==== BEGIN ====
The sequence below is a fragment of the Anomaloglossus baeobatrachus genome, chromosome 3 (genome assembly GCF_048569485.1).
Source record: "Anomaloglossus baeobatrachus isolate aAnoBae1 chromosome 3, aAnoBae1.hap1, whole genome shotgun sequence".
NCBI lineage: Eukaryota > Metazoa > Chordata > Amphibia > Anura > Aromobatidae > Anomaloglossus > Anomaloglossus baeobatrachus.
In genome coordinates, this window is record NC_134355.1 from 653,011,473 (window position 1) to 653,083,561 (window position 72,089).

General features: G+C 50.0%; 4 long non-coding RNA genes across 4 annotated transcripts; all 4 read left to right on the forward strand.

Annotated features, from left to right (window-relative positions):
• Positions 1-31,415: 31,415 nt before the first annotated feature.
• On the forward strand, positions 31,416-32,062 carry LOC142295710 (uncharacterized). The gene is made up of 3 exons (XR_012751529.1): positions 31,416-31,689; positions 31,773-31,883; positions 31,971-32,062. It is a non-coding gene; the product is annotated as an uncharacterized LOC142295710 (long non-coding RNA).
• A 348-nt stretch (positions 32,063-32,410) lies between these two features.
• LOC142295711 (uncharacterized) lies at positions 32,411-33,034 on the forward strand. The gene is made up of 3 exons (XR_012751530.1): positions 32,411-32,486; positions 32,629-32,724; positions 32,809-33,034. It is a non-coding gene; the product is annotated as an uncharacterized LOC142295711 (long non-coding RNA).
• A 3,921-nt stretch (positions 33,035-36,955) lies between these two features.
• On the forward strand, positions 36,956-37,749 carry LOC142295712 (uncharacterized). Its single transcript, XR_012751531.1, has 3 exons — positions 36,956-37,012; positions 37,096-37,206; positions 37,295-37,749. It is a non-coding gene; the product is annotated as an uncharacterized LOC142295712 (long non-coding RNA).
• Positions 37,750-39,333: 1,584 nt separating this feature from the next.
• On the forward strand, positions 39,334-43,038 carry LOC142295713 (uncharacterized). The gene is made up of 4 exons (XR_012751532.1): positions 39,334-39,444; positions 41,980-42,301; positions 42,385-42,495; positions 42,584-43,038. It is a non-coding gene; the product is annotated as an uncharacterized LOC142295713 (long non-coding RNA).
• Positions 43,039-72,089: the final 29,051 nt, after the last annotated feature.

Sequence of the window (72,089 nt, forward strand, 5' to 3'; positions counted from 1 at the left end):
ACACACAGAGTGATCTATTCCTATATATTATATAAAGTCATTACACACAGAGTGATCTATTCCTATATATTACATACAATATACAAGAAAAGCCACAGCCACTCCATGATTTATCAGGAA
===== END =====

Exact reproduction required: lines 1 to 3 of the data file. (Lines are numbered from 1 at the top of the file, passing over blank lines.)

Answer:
The sequence below is a fragment of the Anomaloglossus baeobatrachus genome, chromosome 3 (genome assembly GCF_048569485.1).
Source record: "Anomaloglossus baeobatrachus isolate aAnoBae1 chromosome 3, aAnoBae1.hap1, whole genome shotgun sequence".
NCBI lineage: Eukaryota > Metazoa > Chordata > Amphibia > Anura > Aromobatidae > Anomaloglossus > Anomaloglossus baeobatrachus.